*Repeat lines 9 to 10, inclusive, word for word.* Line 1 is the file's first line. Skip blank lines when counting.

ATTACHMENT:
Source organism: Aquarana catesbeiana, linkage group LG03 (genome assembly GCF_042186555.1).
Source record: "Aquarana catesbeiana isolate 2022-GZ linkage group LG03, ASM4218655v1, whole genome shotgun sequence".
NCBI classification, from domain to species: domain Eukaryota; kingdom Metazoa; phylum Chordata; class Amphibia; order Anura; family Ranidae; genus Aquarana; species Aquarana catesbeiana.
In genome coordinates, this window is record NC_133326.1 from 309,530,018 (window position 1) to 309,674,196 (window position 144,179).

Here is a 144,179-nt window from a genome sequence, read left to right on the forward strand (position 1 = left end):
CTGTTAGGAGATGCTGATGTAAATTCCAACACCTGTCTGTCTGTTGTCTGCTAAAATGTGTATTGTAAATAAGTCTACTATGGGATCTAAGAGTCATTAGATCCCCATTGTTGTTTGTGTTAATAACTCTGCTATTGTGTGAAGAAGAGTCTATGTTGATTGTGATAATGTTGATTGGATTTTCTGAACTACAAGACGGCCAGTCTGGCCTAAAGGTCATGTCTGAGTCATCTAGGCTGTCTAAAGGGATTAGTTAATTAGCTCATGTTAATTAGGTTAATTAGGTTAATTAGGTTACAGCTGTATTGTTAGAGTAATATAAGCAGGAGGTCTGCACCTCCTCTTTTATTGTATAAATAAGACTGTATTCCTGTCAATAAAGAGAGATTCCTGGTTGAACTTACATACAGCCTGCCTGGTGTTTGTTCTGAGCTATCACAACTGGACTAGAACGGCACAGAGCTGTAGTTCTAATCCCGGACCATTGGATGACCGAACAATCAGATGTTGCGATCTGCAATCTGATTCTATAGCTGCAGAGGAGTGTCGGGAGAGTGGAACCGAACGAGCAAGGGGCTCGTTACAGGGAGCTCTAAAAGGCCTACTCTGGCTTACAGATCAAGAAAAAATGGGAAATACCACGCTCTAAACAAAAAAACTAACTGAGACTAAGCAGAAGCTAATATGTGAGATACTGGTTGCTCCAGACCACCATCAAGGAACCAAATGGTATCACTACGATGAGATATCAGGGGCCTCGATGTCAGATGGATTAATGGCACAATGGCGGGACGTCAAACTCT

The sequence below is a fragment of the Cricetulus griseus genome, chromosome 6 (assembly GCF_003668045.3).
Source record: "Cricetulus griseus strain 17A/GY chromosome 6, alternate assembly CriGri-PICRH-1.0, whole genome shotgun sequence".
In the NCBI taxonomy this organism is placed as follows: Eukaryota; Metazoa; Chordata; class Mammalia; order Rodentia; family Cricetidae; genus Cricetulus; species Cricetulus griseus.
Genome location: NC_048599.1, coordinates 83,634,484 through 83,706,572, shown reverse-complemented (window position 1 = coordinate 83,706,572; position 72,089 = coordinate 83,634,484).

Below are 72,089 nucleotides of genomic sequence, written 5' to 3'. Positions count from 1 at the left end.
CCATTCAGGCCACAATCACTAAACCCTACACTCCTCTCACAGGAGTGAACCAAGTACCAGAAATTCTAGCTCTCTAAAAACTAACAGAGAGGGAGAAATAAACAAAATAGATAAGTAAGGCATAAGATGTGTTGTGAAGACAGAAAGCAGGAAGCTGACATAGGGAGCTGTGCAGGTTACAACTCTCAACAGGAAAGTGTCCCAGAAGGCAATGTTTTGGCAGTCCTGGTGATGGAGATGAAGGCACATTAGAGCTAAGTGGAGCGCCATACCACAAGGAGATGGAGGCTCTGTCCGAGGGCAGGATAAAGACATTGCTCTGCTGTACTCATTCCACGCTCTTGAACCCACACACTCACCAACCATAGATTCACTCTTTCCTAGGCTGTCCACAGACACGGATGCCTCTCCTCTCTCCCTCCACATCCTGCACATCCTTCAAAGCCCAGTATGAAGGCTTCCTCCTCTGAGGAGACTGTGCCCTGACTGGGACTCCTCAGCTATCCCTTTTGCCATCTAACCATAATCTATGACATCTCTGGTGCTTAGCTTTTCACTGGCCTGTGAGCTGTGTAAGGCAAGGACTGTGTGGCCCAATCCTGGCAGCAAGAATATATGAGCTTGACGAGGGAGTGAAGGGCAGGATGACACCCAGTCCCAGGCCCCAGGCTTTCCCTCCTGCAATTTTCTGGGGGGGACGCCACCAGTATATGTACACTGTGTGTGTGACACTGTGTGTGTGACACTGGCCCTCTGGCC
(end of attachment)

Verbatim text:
In the NCBI taxonomy this organism is placed as follows: Eukaryota; Metazoa; Chordata; class Mammalia; order Rodentia; family Cricetidae; genus Cricetulus; species Cricetulus griseus.
Genome location: NC_048599.1, coordinates 83,634,484 through 83,706,572, shown reverse-complemented (window position 1 = coordinate 83,706,572; position 72,089 = coordinate 83,634,484).